To gain an insight into how timeless operating trains is, I recommend this trilogy, and would argue that the authors of these titles, along with O. P. Orr, could read each other's work and, despite over 150 years separating their experiences, instantly recognize and understand what each was talking about.
Southern Railroad Man: Conductor N. J. Bell's Recollections of the Civil War Era, edited by James A. Ward (DeKalb, Illinois: Northern Illinois University Press, 1993). Era: 1846-1895.
Chauncey Del French's Railroad Man (New York: The Macmillan Company, 1938). Era: 1873-1930.
Linda Niemann's Railroad Voices, with photographs by Linda Bertucci (Stanford, California: Stanford University Press, 1998). Era: 1970-2000.
For Your Viewing Pleasure
Trains have played a role in more than 1,000 movies. In fact, on December 28, 1895, when the modern cinema was born - Louis and Auguste LumiŤne charged thirty-five Parisians 1 Franc each to watch a 5-minute "cinematographe" - commentators proclaimed the most thrilling clip to be "The Arrival of a Train at La Ciotat Station." Film historians credit the 11-minute long movie The Great Train Robbery, released in 1903 from The Edison Company, as being the first movie to tell a complete story. If you'd like an entertaining look into the broad world of trains, here are three feature films noted for their authenticity to get you started:
Emperor of the North with Ernest Borgnine and Lee Marvin (1973)
The Train with Burt Lancaster and Paul Scofield (1964)
The Harvey Girls with Judy Garland, Angela Lansbury, Cyd Charisse, and Victor Borge (1946)
Set Up Running
The Life of a Pennsylvania Railroad Engineman: 1904-1949
Jim Porterfield is pleased to have had the opportunity to introduce this biography of a Pennsylvania Railroad locomotive engineer, Oscar P. (O. P.) Orr, who operated steam-powered freight and passenger trains throughout Central Pennsylvania and South Central New York. From 1904 to 1949, Orr sat at the controls of many famous steam locomotives; moved trains loaded with coal, perishables, and other freight; and encountered virtually every situation a locomotive engineer of that era could expect to see.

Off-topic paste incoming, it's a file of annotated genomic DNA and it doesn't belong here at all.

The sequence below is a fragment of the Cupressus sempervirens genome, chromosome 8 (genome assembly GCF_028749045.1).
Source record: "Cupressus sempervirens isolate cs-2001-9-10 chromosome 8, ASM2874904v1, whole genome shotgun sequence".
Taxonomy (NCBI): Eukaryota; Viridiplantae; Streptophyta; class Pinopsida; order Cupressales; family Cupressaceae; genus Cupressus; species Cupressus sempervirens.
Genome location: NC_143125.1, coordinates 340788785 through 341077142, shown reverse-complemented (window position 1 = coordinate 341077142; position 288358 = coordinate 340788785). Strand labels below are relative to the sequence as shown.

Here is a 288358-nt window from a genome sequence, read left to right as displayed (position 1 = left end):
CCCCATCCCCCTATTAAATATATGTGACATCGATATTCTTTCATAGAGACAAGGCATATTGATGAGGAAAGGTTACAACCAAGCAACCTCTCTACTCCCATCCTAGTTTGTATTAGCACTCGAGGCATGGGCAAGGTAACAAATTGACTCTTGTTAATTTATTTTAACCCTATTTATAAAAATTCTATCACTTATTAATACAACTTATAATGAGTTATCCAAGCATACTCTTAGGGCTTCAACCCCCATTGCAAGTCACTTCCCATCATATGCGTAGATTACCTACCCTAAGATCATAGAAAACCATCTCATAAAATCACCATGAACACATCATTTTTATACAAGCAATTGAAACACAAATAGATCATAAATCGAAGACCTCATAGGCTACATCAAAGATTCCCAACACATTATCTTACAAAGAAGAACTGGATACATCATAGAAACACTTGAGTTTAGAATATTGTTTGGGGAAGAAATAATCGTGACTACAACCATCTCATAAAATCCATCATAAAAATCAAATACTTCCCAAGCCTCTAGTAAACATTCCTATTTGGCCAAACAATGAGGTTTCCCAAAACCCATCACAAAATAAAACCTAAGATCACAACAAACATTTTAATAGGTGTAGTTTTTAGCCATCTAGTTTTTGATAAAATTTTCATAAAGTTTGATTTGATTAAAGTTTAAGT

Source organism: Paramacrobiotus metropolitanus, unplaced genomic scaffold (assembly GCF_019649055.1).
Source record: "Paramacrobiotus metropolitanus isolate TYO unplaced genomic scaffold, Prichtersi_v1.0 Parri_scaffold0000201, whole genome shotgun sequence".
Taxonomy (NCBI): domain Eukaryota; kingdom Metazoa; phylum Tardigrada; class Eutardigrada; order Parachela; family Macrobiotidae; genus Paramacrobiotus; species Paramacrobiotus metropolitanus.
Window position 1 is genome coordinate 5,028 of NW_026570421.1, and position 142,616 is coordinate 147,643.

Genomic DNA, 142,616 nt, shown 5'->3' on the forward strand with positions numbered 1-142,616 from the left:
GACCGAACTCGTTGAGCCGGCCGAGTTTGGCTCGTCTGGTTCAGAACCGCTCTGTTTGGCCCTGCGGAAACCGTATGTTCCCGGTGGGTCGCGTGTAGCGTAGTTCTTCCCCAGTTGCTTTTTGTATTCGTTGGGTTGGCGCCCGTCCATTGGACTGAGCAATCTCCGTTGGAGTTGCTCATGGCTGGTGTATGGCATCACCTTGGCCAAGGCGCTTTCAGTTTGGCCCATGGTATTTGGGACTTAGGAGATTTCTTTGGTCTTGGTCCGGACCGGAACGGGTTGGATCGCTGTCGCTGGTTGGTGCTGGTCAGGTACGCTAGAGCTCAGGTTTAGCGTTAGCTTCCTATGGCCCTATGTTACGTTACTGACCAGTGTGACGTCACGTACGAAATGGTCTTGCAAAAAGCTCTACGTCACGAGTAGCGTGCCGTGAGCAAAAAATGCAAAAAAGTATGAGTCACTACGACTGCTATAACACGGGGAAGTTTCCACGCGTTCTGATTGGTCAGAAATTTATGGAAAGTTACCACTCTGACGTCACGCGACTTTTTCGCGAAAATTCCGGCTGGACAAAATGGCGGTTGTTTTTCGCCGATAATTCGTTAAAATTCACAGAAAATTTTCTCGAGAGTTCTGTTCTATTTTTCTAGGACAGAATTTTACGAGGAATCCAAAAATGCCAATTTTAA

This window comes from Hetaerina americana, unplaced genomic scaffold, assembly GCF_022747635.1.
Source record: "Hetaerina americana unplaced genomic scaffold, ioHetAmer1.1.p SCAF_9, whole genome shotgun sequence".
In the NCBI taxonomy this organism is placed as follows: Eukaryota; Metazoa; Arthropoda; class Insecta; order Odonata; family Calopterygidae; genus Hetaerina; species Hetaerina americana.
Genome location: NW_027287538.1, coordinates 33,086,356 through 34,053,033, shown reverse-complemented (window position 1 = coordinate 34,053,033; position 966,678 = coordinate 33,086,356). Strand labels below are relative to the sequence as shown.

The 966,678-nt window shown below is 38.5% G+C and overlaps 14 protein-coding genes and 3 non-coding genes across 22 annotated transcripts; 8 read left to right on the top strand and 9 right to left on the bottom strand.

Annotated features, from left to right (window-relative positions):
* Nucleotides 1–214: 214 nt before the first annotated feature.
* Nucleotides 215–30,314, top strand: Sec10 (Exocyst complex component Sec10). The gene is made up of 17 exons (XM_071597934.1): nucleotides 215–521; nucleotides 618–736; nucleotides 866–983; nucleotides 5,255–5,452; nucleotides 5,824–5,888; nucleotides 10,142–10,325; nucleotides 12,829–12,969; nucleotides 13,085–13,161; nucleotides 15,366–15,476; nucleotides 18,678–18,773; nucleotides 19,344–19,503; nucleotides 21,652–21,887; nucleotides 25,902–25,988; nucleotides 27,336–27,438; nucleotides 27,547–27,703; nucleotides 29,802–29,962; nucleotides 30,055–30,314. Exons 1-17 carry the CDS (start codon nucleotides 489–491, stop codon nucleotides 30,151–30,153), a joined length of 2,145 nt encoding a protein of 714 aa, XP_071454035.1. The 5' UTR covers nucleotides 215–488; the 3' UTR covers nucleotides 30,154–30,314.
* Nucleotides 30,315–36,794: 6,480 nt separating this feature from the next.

John W. (Jack) Orr, O. P.ís son, tells his fatherís story, which begins at the Central Steam Heating Plant in Bellefonte, Pennsylvania. O. P. worked his way from the bottom of the senority roster to the top position (number one), and in the process operated nearly every kind of steam locomotive the Pennsylvania Railroad owned. Orr has an ear for detail, and a vivid memory. In hundreds of colorful anecdotes, he tells about such things as his fatherís first encounter with an automobile along the right-of-way - the year was 1912, about what it was like to operate a train in a blizzard, and about the difficulties railroad men encountered in stopping a trainload of tank cars loaded with oil in order to take on water and coal.
This compelling railroad history will enthrall not only everyone in the railroad community but also the general reader interested in railroads and trains, past and present.
John W. Orr graduated from Penn State University in 1949. He lived in Ralston, Pennsylvania, all of his life, and "answered the final call," as trainmen would say, in 2002.
John W. Orr's Set Up Running
". . . an engaging mix of oral history, biography, and autobiography . . . the level of detail is incredible . . . Orr successfully tempers the romance with the reality of an engineman's life."
Robert M. Blackson
". . . an unvarnished story of what engine service was really like (and) a valuable sociological portrait of railroading seldom explored in this detail. This was a difficult book for me to lay aside."
Robert E. McMillan
The Lexington Quarterly
"Detail is the great strength of this book. The cumulative effect is an extended meditation on a lost world of rugged, single-minded men who once thread(ed) their engines along river banks and down grades to deliver . . . the freight."
The Pennsylvania Magazine
of History and Biography
". . . a mosaic of colorful anecdotes (that) affords insights into railroading 'from the head end' . . ."
Frederick C. Gamst
Technology and Culture
". . . quite simply one of the liveliest and most informative works of railroad history to come along in many years."
". . . tells (of) a life as a railroad engineer with candor and attention to detail that weaves anecdote with compelling railroad history. . . a 'must read' for every dedicated railroad buff."
The Midwest Book Review